Cressida were a British progressive rock band, known for their mellow, symphonic sound. They were an excellent band of the early British symphonic prog scene. Their sound is mostly dominated by the most beautiful and symphonic Hammond organ, piano, bass, guitar, and drums. The instrumental sections are equally good, and tend to be typical of early 70s English prog rock thanks to the captivating atmospheres and the technical ability of the musicians. Both Cressida's albums are excellent and very rare now. Originally known as Charge, they were active from 1968 to 1970, and recorded two albums. The roots of Cressida were sown in March 1968, when guitarist John Heyworth answered an advertisement in Melody Maker, and later travelled to London to join The Dominators, a band whose situation he later described as "hopeless, until Angus Cullen applied for the lead singer spot". He and Heyworth hit it off immediately, and Heyworth was invited to stay at Cullen's family flat in Barkstone Gardens near Earl's Court. The pair settled down to some serious writing, eventually welcoming bassist Kevin McCarthy and drummer Iain Clark to the fold and now calling themselves Charge. The band's early setlists included covers of songs by The Doors, The Drifters and Spirit, alongside original compositions by Cullen and Heyworth. In the Summer of 1969, shortly after returning from a German tour, the band's organist Lol Coker decided to leave and move back to Liverpool. He had stayed just long enough to play on the band's first demo, which got them a recording contract with Vertigo Records. Peter Jennings then joined. Jennings' previous musical experience included blues gigs playing 12-string guitar with several short-lived bands. At this point the band settled on the name Cressida taken from the William Shakespeare play Troilus and Cressida. Their first gigs as Cressida were in Germany, including the Star-Club in Hamburg sharing the bill with Colosseum and East Of Eden, in the autumn of 1969. Their manager at the time, Mike Rosen, also drove their Transit van and, being a trumpet player (he later joined Mogul Thrash), occasionally joined the band on stage for some of their more extended numbers. But Rosen soon fell out with producer Ossie Byrne (of early Bee Gees fame), and from that point Mel Baister assumed managerial duties. Other forays into Europe included a trip to Bratislava, a week supporting Black Sabbath at Brussels' Theatre 140; and a performance at the Open Circus in Rouen, France, alongside Brian Auger, Barclay James Harvest, Man and Circus. Cressida mostly played the university and college circuits, as well as London clubs such as the Speakeasy, Revolution and Blaises and the Marquee Club. The first LP, Cressida , was recorded at Wessex Studios with Byrne producing and released in 1970. It consisted of songs by either Cullen or Heyworth (who handled lead vocals on one), plus one contribution each by Jennings and Clark. Their debut album is an early 70s forgotten classic with delicate vocals, gobs of organ and acoustic guitar.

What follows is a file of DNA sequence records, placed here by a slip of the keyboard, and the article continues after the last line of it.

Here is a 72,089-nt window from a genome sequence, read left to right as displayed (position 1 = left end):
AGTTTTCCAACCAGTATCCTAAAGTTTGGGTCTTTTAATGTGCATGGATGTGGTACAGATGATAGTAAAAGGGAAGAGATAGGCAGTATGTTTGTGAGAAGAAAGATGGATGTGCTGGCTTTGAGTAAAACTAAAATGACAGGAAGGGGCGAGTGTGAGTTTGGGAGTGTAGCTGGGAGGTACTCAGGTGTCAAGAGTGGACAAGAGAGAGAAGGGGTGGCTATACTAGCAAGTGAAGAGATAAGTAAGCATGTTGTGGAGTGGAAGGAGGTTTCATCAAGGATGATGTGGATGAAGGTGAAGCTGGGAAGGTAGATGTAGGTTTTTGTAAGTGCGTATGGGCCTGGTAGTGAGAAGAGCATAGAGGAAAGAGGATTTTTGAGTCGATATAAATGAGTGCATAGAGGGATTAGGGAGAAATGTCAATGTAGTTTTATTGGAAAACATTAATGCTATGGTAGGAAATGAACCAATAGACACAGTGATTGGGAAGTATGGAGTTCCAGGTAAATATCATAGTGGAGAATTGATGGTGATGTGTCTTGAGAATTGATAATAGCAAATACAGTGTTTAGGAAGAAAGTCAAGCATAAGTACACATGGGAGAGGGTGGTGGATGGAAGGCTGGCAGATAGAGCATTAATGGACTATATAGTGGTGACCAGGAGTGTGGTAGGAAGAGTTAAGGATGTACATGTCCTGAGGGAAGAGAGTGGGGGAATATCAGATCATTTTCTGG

Winter is coming again

The only earthman in town

Cressida went through a difficult phase when Heyworth was forced to leave in early 1970. Heyworth (who would contribute one last piece to the second album, although he did not play on it) was replaced by John Culley, who had been playing with Geno Washington. The new line-up recorded Cressida's second LP, Asylum, later in 1970 (again with Byrne producing, and with orchestral arrangements by Graeme Hall), but it was released posthumously in 1971, the band having broken up in September 1970. Noted jazz flautist Harold McNair guested on the song "Lisa". The combinations of instruments used for this album featuring the flute and different keyboard configurations accompanied by acoustic guitar works. This album is the better one, with long instrumental passages and more elaborate arrangements. 



After the band split up, Clark joined Uriah Heep. McCarthy joined Tranquility on  vocals and rhythm guitar instead of bass. Culley linked up with Black Widow and from 1981–1984, joined Colin Tench to launch the London six-piece progressive rock band Odin. In 2012 Culley guested on a debut album by Corvus Stone. Heyworth died in January 2010. In 2011, three of the four surviving original members of the band, Angus Cullen, Iain Clark, and Kevin McCarthy got together again with organist Peter Jennings. The band were prompted to play a one-off live gig at The Underworld, Camden Town in London on December 2, 2011. Coinciding with the show is the limited edition release of a vinyl album of previously unreleased demos that Cressida made before their first album, to be followed in 2012 by a CD release under the title Trapped in Time: The Lost Tapes.

Mental state

Studio albums

1. To Play Your Little Game (3:15) 
2. Winter is Coming Again (4:42)
3. Time For Bed (2:18)
4. Cressida (3:57)
5. Home And Where I Long To Be (4:04)
6. Depression (5:02)
7. One Of A Group (3:35)
8. Lights In My Mind (2:45)
9. The Only Earthman In Town (3:32)
10. Spring '69 (2:14)
11. Down Down (4:15)
12. Tomorrow Is A Whole New Day (5:19)

1. Asylum (3:33) 
2. Munich (9:33) 
3. Goodbye post office tower, goodbye (2:50) 
4. Survivor (1:34) 
5. Reprieved (2:28) 
6. Lisa (5:08) 
7. Summer weekend of a lifetime (3:25) 
8. Let them come when they will (11:44)

2012-Trapped in Time: The Lost Tapes:
1. To Play Your Little Game 
2. Winter Is Coming Again 
3. Cressida 
4. Depression 
5. Sad Eyed Fairy 
6. Lights In My Mind 
7. Let Them Come When They Will 
8. Situation 
9. The Only Earthman In Town 
10. Down Down 
11. Mental State 
12. Silent Light (previously unreleased) 
13. Situation (alternate version previously unreleased)